Self-reported neck symptoms and use of personal computers, laptops and cell phones among Finns aged 18–65

Musculoskeletal disorders (MSDs) are currently a well known and important problem amongst the general and working population, and their overall social and economic impact is relevant. Among symptoms related to MSDs, in the general population, neck pain is one of the most frequent; depending on the case definition of individuals with a ‘musculoskeletal problem’, the incidence can range from 0.055 per 1000 person-years (disc herniation with radiculopathy) to 213 per 1000 persons (self-reported neck pain).

The authors underwent this study to investigate the possible relation between self-reported neck symptoms (aches, pain or numbness) and use of computers/cell phones. The study was carried out as a cross-sectional study by posting a questionnaire to 15,000 working-age persons, and 15.1% of all respondents (6121) reported that they very often experienced physical symptoms in the neck. The results showed that they also had many other symptoms very often, and 49% used a computer daily at work and 83.9% used cell phones.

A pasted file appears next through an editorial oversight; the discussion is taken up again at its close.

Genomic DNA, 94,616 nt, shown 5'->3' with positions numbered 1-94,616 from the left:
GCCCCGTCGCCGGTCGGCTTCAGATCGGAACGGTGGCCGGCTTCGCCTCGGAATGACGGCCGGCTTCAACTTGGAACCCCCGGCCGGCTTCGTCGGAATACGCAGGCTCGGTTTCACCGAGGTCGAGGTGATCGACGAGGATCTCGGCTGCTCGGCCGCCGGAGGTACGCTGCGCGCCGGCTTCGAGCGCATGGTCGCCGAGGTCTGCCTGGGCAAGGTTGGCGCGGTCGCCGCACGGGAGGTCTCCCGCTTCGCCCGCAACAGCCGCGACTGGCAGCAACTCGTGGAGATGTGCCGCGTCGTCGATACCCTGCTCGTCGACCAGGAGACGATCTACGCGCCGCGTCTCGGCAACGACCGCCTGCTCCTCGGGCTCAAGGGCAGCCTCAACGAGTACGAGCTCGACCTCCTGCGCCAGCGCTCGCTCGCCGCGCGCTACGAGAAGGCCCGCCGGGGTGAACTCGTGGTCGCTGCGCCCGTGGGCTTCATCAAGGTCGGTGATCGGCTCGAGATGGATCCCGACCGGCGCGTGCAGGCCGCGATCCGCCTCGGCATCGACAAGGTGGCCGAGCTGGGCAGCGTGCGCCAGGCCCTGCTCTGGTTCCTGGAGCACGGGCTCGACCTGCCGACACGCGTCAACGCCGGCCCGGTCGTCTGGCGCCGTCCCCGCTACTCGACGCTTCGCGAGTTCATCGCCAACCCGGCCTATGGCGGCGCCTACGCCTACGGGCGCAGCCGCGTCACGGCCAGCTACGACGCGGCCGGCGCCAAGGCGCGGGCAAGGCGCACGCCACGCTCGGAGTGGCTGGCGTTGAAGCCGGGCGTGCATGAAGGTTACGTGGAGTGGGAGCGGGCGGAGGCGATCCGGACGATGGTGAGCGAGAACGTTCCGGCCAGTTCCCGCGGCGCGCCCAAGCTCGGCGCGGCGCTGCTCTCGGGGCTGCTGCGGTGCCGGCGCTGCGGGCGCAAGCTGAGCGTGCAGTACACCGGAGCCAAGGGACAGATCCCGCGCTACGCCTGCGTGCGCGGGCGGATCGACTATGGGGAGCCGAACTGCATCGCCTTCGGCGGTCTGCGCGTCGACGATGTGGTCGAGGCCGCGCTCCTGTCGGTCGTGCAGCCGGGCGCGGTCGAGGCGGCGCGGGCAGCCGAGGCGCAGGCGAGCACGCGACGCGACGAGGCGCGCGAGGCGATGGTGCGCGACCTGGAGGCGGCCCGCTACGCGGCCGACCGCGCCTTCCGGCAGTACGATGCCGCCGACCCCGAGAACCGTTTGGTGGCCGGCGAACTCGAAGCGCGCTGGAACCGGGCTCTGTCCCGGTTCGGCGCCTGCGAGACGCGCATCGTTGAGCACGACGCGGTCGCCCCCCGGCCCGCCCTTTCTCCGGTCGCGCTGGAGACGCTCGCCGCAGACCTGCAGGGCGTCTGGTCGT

They compared physical/mental symptoms of persons with symptoms in the neck quite often or more, with others. There was a significant differences in the physical/mental symptoms and use of cell phones and computers. The results suggest taking into account in the future that those persons’ symptoms in the neck can be associated with use of cell phones or computers.